Buh-bye January, Paris Lit Up banishes you, your rain and post New Year scent of failure. We slammed the door on Janus, PLU Open Mic style.
Charlie put the rhyme into PLU party time, Nick marveled at a Coy Mistress rapidly approaching her sell-by date, and Amruta burnt the previous year, not forgetting the lover who didn’t count. Rose is going au naturel, so bye-bye blowouts and that creamy crack. VIRGIN Claire held the pièce silencieuse with J’ai retrouvé, Ciat played your host’s favourite instrument (<3 “with a name like the shape of the moon”, Red submarine. Japanese Man. Scuba. Dead wives) and Roya wasn’t sure she liked being a woman… Thomas read the Prologue to Pushkin’s Bronze Horseman, and Dúnlaith, whose name has been researched and apparently means Princess of the Fort (the accent on the U is called a fada) explored the stages of grief like the stages of the cross. Then we invited VIP Featured ReaderCecilia Llompart onto the stage, whose poetry whirled over love, nature, the self and place with the finesse of a dancer.
(Round two was hosted by René, who received an encouraging 6.3/10 from the audience)
Round 2 started off with Ryan and René having a one-on-one debate leading up to the Putingrad mayoral election (there was no clear winner, but they did manage to make it uncomfortable for all watching). Shannon described an encounter in her home with a massage therapist who she happened to find attached to the d**k she’d invited in, with an epilogue about adjusting the temperature on a water heater. Cecilia delved into her bag of activist poems to evoke images of adventurous girls running outside, then an expanded version of a recently-read protest poem flitting from America to bitter honey to stranded information. Maysan vaunted the tenderness of her family and the mediation of Turkish coffee, and tap danced around fate. Ciat, his hands a blur on the strings of his ukulele, sang beautifully about insomniac mothers on lake edges. Fred provided stand-up analysis and weighed in on people at funerals posting Facebook selfies alongside their deceased mothers (duck face: appropriate or nay?), the real-life meaning of people who refuse Facebook invitations by default, and notes from his personal reading of Leviticus as regards gay sex. Lara read a Glyn Maxwell one-minute poem (note: host forgot to time it and can’t verify the duration) about figuring people out with help from charts, mourning them in miniskirts and dating them in black. Rebecca regaled the audience reading from cards she’d received and never replied to, from Gaysie (awaiting hip replacement) and also from her sympathetic grandmother who never admitted she knew what her last name meant in Polish. Yann hopped from space, searching for extraterrestrial intelligence, to hormones and Ikea-level threat levels, to mind control in twin towers, Manchurian candidates and Kennedy’s retirement.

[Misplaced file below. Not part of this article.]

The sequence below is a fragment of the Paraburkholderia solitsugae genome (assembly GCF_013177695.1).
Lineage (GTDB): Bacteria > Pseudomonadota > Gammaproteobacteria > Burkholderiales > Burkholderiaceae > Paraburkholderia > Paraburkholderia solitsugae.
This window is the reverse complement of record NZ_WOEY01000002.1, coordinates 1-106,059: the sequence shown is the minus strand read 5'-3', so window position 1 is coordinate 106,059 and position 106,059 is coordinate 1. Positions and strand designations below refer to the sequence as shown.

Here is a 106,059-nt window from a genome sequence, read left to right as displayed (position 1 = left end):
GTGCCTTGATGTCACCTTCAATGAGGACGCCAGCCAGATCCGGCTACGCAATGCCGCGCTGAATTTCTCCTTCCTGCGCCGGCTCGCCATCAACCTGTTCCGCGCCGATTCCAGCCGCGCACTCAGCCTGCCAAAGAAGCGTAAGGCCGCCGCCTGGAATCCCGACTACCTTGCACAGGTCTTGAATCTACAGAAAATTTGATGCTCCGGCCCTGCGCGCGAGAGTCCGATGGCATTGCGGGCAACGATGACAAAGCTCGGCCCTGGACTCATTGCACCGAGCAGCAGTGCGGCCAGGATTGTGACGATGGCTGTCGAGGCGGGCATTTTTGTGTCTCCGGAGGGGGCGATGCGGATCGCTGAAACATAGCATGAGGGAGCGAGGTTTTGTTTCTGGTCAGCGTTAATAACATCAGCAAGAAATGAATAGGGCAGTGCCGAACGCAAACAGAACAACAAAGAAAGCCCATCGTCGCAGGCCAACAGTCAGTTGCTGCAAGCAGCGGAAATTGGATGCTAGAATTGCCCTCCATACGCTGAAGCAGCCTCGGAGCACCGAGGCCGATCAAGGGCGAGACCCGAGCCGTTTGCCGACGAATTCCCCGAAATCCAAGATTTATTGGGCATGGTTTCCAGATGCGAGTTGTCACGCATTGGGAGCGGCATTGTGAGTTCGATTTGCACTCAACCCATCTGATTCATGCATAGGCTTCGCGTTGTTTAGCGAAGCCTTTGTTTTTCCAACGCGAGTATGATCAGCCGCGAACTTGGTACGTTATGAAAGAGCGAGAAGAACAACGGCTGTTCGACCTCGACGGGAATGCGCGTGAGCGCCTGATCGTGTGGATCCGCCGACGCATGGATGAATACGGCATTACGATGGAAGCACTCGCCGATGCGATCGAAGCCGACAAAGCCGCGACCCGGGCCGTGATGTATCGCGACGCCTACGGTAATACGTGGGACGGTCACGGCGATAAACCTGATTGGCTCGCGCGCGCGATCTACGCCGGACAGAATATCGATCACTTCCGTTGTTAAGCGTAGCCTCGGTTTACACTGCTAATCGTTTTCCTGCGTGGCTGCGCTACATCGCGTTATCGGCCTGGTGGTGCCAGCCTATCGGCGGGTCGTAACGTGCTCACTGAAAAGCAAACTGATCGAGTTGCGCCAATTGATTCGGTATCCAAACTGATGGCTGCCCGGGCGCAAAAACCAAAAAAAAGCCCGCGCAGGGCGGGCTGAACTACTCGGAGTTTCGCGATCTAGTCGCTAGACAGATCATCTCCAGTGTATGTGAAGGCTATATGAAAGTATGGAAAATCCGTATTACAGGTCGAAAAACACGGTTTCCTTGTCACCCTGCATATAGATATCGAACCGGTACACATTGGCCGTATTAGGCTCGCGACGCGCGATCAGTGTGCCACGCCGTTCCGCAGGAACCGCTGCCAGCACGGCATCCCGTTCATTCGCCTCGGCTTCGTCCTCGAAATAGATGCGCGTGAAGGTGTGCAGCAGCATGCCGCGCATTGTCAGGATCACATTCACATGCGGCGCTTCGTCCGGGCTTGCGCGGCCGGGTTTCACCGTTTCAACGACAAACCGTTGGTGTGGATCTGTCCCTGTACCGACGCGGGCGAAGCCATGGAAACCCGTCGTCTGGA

Paris Lit Up is excited to close out January 2016 with a powerful transnational voice, Cecilia Llompart. Open Mic sign up starts at 20h and all forms of expression – words, song, dance, comedy, haircuts – are welcome.
Cecilia Llompart was born in Puerto Rico and raised in Florida. She received her BA from Florida State University, and her MFA from the University of Virginia. Her first collection, The Wingless, was published by Carnegie Mellon University Press in the spring of 2014. She is the recipient of two awards from the Academy of American Poets, and her work has been included or is forthcoming in numerous anthologies and journals, including Gulf Coast, TriQuarterly, The Caribbean Writer,and WomenArts Quarterly Review. Most recently, she has served as guest editor for an issue of Matter: A Journal of Political Poetry and Commentary themed around the subject of displacement and displaced peoples, presented the topic “Always a Stranger: The Poetry of Those Speaking From the Margins” at WriterHouse, taught poetry workshops as well as the course, “The Emotional Politics of Wes Anderson” at the University of Virginia, mentored high school students for the Tupelo Press Teen Writing Center, stepped up as chair of creative writing for The Blue Ridge Summer Institute for Young Artists, interned with the Paris Poetry Workshop, and founded New Wanderers, a nomadic poetry collective that sponsors poets on long term traveling projects. She currently divides her time between Puerto Rico, Paris, and elsewhere, often traveling with a cardboard sign that reads “poet please help” in order to raise awareness about the challenges of making ends meet as an artist.